An article in the Washington Post caught my eye last week. It’s titled Americans are obsessed with parenting advice. So why are our kids so miserable? and written by Diana Divecha, a Developmental Psychologist at the Yale Center for Emotional Intelligence. Divecha claims, “Americans are obsessed with parenting advice. Bloggers, magazines, whole Web sites urge us to do more. Or less. Be more Chinese they implore. Or more French.” She’s referring to recently published books and accompanying media campaigns that highlighted the variety of parenting approaches for raising children: Battle Hymn of the Tiger Mother and Bringing Up Bébé: One American Mother Discovers the Wisdom of French Parenting. Another article, Thank You to My Dolphin (Not Tiger) Mom, describes a more adaptive approach of parenting. The so-called Dolphin Mom uses an authoritarian style of warmth and affection, accompanied by rules, expectations, learning through consequences, and flexibility.
KIPS Blog: Parenting Assessment in Practice & Research
MOVE is an innovative 13-week program serving court-entangled families that have experienced domestic violence. This guest post describes how parenting assessment is being used to document MOVE outcomes by a team at the University of North Carolina School of Social Work.
I started my career doing nutrition research in the laboratory of Dr. Lucille Hurley, who was famous for her work on the impact of nutritional deficiencies on development. While working with her I came to not only know the literature on how nutrient deficiencies can impair development, but saw the dramatic impact with my own eyes. Thus, the overwhelming literature showing that breastfeeding results in improved cognitive development came as no surprise. Yet, I have to admit to being surprised again by the power of parenting. A recent report concludes that the well-documented impact of breastfeeding on cognitive development is actually a proxy for parenting.
You often hear parents bemoaning the fact that children don't come with instructions. Many people become parents without the skills needed to be effective parents in their children's lives. It is important to support these parents in developing the skills and strategies they need to nurture their children. As we have discussed in prior posts, research consistently shows that parenting quality is the strongest factor contributing to children’s success (for examples see theses prior posts 1, 2, 3, & 4). In a recent post, we explored the role of parenting quality in language learning. A longitudinal study showed that while many things impact a child’s learning of language, such as word counts, environment, income, education, and social status, none of these affected a child more than parenting quality. Parenting quality can include feedback tone, responsiveness, symbolic emphasis, and guidance style. Improving parenting increases the likelihood that children will succeed educationally, socially, and economically.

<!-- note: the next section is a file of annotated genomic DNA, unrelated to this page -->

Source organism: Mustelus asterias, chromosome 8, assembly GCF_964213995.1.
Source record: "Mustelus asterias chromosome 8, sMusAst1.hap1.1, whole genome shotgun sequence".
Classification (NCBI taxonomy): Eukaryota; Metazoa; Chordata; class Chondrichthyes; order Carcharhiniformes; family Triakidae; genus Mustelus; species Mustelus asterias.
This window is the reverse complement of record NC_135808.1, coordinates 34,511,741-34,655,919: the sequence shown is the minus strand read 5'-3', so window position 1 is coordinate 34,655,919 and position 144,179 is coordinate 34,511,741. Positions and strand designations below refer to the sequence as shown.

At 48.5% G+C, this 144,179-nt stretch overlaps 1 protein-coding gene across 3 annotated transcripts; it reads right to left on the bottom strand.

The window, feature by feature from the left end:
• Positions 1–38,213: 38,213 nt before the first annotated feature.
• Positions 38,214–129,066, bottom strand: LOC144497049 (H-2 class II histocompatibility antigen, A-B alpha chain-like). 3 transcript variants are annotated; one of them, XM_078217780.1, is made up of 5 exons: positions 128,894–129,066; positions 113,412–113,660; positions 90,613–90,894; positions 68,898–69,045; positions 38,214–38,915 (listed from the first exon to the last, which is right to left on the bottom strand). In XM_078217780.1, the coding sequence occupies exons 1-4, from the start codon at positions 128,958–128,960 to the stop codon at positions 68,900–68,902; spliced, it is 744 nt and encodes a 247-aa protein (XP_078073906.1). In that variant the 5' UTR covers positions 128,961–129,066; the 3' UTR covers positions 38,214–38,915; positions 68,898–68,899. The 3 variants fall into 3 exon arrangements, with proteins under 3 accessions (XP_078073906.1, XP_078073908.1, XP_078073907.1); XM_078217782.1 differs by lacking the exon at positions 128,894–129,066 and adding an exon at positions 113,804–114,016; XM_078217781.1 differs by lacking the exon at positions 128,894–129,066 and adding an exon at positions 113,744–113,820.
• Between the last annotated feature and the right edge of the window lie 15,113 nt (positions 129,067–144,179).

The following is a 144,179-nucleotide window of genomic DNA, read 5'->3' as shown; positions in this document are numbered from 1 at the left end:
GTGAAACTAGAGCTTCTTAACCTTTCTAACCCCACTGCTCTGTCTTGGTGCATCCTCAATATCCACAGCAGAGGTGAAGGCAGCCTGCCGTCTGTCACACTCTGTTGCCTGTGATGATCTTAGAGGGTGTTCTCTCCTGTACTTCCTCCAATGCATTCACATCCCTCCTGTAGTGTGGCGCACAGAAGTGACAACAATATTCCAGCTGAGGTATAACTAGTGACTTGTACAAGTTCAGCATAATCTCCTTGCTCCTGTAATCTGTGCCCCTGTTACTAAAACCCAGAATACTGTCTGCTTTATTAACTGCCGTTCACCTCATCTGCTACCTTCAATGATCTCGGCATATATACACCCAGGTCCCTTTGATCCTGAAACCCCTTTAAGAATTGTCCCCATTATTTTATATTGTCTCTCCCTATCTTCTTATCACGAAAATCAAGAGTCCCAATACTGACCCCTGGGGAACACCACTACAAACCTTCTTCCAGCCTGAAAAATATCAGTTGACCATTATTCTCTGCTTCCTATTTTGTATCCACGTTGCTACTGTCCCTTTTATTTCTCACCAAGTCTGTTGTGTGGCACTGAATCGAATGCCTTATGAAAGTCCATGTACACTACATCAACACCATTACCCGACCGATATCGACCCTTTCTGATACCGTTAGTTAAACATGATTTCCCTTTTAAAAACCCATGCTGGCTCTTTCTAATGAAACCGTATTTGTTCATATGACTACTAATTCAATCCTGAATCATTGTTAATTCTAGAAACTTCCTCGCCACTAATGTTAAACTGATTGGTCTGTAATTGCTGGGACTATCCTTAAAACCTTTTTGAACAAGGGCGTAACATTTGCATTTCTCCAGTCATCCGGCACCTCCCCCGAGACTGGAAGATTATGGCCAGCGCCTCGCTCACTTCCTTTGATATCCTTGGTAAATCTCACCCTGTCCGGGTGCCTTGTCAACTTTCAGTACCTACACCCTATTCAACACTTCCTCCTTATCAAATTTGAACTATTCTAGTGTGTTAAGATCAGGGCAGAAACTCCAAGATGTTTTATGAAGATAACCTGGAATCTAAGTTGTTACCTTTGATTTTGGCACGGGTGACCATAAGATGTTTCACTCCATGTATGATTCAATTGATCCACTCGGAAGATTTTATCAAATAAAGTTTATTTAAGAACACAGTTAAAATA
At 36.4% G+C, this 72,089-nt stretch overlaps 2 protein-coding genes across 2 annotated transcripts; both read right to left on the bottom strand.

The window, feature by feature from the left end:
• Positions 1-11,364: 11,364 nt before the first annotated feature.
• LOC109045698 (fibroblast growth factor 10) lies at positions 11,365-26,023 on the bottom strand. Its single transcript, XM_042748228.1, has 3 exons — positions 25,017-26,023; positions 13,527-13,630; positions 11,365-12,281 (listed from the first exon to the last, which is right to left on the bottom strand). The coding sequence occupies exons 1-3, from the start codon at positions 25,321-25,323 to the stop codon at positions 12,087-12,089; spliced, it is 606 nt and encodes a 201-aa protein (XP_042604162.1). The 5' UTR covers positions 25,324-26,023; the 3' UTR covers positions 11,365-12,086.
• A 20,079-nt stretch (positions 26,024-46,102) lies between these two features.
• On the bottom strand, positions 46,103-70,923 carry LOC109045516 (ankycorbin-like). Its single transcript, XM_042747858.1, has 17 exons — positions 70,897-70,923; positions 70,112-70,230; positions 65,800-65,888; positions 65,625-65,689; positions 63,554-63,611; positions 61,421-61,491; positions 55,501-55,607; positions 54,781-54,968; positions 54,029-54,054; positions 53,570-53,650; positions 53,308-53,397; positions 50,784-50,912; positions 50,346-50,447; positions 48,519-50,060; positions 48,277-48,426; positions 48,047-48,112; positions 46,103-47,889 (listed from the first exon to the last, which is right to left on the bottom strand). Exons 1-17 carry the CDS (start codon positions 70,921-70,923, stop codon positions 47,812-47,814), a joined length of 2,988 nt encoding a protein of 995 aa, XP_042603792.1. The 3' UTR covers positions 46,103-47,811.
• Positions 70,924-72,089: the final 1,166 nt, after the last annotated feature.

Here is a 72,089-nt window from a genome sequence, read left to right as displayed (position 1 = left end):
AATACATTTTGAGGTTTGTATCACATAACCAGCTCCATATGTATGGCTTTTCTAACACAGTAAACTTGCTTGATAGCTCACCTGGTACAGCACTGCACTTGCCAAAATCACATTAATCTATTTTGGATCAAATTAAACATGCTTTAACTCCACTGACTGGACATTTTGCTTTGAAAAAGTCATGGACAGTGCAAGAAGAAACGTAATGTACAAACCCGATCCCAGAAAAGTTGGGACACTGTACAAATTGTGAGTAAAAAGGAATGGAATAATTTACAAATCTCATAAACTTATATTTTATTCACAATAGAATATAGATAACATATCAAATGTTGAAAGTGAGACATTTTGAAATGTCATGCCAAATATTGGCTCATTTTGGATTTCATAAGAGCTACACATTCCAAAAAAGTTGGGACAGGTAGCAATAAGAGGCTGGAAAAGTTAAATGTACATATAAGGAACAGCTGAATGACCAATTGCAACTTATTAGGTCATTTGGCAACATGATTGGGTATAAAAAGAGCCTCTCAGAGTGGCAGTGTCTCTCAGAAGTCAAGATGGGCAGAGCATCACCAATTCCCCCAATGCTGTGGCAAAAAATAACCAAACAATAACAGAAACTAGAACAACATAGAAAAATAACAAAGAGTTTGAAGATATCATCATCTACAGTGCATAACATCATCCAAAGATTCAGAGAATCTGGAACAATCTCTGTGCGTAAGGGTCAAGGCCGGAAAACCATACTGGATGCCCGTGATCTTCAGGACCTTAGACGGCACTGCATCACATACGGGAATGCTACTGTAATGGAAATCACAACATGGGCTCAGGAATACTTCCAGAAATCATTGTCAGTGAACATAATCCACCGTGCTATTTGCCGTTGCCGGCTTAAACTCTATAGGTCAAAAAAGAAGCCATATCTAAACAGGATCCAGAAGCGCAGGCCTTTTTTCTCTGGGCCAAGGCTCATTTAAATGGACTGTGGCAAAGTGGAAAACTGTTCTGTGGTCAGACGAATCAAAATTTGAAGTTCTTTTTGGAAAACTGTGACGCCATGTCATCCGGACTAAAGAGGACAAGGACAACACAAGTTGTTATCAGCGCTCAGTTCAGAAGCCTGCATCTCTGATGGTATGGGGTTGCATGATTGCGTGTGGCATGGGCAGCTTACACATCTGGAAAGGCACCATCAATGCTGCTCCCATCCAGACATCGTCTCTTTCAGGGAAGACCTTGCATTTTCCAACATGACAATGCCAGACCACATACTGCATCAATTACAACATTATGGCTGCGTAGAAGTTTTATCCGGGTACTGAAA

Those of us who work in early childhood frequently hear reference to the “30 Million Word Gap.” This phrase derives from a longitudinal study of 42 families by Hart and Risley from the University of Kansas on language acquisition and socioeconomic status (SES).
I have just completed reading Paul Tough’s, How Children Succeed: Grit, Curiosity, and Hidden Power of Character. I highly recommend this book for anyone working with families. One of the main themes of thebook is that personal traits, which he refers to as character, are more important than intelligence or academic skills for a person’s success. Much of the book focuses on how to build character traits during middle and high school, because fully developing these traits requires metacognition. Though it concentrates on middle and high school, this book provides considerable food for thought for those of us focusing on the early years of child development. With gratitude to Paul Tough, in the next few posts we explore parenting and the development of character.